Susanna Gross

Bridge | 21 February 2019

Bridge | 21 February 2019
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Is it my imagination, or are we bridge players far more aggressive than we were a decade ago? I don’t mean our general behaviour — though that’s probably the case too. I’m talking about the way we bid. Finally, it seems, we’ve caught up with what the stars of the game have been doing for ages: fearlessly pushing opponents around when at ‘favourable’ vulnerability (green vs red). Such is the modern game: bid to the hilt and make them guess!

All this wildly aggressive bidding means that when we in turn are vulnerable, we often need to be far bolder than feels comfortable if we don’t want to be bullied out of our contracts. I very much enjoyed hearing about this deal from the recent South West Pacific Teams in Australia. South was the professional player Liam Milne, and he just wasn’t in the mood to be shoved around:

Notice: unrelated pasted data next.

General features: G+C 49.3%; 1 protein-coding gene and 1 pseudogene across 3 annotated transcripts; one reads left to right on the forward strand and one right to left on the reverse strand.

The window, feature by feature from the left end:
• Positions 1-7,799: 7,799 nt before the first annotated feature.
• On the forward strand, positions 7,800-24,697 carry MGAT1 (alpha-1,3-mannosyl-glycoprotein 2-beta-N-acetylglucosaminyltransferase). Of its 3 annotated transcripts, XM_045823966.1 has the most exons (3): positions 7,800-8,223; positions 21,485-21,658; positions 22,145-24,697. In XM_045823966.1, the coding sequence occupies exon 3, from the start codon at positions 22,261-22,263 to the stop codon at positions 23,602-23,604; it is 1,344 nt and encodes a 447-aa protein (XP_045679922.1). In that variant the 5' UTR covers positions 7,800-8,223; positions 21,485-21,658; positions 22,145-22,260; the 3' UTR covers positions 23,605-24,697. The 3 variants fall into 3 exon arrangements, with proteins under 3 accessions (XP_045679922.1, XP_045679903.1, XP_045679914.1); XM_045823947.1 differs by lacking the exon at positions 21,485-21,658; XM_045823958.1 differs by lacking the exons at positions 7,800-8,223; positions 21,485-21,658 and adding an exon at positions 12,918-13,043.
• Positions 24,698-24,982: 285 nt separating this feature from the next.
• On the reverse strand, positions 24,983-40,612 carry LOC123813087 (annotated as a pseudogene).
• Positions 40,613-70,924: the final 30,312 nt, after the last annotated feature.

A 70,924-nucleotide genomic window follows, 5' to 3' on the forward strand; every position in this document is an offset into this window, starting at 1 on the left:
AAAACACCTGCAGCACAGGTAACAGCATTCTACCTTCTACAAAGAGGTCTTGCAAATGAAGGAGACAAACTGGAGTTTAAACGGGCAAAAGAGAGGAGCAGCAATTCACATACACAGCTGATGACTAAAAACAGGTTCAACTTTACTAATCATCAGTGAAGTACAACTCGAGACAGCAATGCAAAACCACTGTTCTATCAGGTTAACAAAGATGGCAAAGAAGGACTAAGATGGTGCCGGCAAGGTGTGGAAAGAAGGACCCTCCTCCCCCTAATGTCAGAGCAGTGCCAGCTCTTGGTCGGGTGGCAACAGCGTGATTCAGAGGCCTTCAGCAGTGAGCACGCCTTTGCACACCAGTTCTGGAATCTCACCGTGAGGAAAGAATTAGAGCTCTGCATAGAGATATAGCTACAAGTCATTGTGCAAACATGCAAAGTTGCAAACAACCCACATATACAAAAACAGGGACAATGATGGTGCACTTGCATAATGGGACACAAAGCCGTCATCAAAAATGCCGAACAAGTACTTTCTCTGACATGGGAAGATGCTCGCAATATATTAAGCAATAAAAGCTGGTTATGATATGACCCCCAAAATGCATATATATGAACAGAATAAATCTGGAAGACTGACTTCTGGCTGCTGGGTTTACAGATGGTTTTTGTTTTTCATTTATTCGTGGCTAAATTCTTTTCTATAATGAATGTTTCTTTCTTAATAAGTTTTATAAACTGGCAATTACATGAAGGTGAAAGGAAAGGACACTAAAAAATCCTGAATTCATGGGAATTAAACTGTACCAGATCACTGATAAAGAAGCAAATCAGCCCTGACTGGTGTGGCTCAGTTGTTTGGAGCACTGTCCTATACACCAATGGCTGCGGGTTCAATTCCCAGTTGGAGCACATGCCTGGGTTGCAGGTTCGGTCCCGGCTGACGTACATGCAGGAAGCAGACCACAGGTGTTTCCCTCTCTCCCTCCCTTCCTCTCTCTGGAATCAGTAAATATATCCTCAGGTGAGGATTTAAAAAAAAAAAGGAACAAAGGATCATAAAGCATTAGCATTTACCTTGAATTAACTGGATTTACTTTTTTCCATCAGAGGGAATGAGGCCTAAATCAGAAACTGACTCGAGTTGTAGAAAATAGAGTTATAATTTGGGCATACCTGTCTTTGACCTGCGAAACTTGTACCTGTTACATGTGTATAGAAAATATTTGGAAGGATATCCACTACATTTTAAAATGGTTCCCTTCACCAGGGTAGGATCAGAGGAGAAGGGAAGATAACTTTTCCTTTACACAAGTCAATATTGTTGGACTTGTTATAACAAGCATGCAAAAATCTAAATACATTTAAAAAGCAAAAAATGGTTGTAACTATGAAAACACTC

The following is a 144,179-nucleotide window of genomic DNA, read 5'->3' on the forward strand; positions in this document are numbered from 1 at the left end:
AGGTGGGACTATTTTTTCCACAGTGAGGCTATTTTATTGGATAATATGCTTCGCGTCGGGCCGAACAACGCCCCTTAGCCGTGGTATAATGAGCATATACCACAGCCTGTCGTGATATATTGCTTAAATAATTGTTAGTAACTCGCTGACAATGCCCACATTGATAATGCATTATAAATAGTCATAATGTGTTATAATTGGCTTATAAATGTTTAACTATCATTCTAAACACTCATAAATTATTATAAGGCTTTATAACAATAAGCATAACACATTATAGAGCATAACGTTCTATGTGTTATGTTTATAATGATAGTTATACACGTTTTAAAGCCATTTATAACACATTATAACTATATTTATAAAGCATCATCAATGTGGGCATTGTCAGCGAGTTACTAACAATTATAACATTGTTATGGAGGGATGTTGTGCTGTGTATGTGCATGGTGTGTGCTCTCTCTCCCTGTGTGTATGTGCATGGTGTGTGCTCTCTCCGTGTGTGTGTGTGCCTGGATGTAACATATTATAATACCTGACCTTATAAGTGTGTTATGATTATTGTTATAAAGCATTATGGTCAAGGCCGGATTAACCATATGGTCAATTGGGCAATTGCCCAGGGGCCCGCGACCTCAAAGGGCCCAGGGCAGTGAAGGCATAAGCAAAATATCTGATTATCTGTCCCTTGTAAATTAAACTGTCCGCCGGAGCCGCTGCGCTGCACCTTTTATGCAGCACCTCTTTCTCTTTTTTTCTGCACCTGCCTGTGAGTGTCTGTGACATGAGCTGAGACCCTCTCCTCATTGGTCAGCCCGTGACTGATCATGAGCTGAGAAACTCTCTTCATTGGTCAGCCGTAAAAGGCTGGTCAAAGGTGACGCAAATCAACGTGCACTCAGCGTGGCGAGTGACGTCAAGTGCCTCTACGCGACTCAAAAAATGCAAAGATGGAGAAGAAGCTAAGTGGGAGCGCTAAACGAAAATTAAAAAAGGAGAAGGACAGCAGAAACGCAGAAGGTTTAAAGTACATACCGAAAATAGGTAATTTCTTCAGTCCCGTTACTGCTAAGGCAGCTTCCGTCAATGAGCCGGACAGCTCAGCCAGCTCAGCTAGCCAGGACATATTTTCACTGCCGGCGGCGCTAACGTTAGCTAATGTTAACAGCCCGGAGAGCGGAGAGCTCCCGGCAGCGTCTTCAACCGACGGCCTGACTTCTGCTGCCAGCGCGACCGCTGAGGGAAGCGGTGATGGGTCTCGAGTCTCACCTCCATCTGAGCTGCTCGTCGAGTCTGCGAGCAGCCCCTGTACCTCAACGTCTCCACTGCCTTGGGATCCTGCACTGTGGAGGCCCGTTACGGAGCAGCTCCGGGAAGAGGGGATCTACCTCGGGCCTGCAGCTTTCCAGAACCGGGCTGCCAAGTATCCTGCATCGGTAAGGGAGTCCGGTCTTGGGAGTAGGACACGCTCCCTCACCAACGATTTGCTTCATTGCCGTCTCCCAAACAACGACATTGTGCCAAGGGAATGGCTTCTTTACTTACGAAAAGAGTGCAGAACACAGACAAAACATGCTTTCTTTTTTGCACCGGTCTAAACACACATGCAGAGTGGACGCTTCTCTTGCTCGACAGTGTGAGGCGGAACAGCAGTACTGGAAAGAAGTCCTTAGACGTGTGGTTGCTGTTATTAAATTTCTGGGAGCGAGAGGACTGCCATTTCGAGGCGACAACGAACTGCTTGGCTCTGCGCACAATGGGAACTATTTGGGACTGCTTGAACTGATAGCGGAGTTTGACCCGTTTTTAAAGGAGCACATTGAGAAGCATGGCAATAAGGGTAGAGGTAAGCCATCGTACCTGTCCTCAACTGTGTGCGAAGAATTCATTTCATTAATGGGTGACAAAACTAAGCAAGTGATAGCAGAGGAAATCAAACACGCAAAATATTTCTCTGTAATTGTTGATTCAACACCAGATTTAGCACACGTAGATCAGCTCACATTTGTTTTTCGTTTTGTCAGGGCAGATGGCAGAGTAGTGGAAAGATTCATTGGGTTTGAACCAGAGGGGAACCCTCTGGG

Most players would double and take the money. But Milne was sure slam was possible, and decided that if East was even more sure, North must have a strong hand for his double. So he bid a fearless 7♣. West led the K. When dummy came down, Milne took a brilliant view: that East must have four diamonds and a singleton or void somewhere to have leapt to 6; and unless West had opened 3 with a 5-card major, East’s shortage had to be in clubs. So he won with the A and cashed the ♣A. When East played the ♣Q he continued with the ♣10, finessing West’s ♣J. He drew the last trump, cashed the A, and when West’s Q fell, he was home.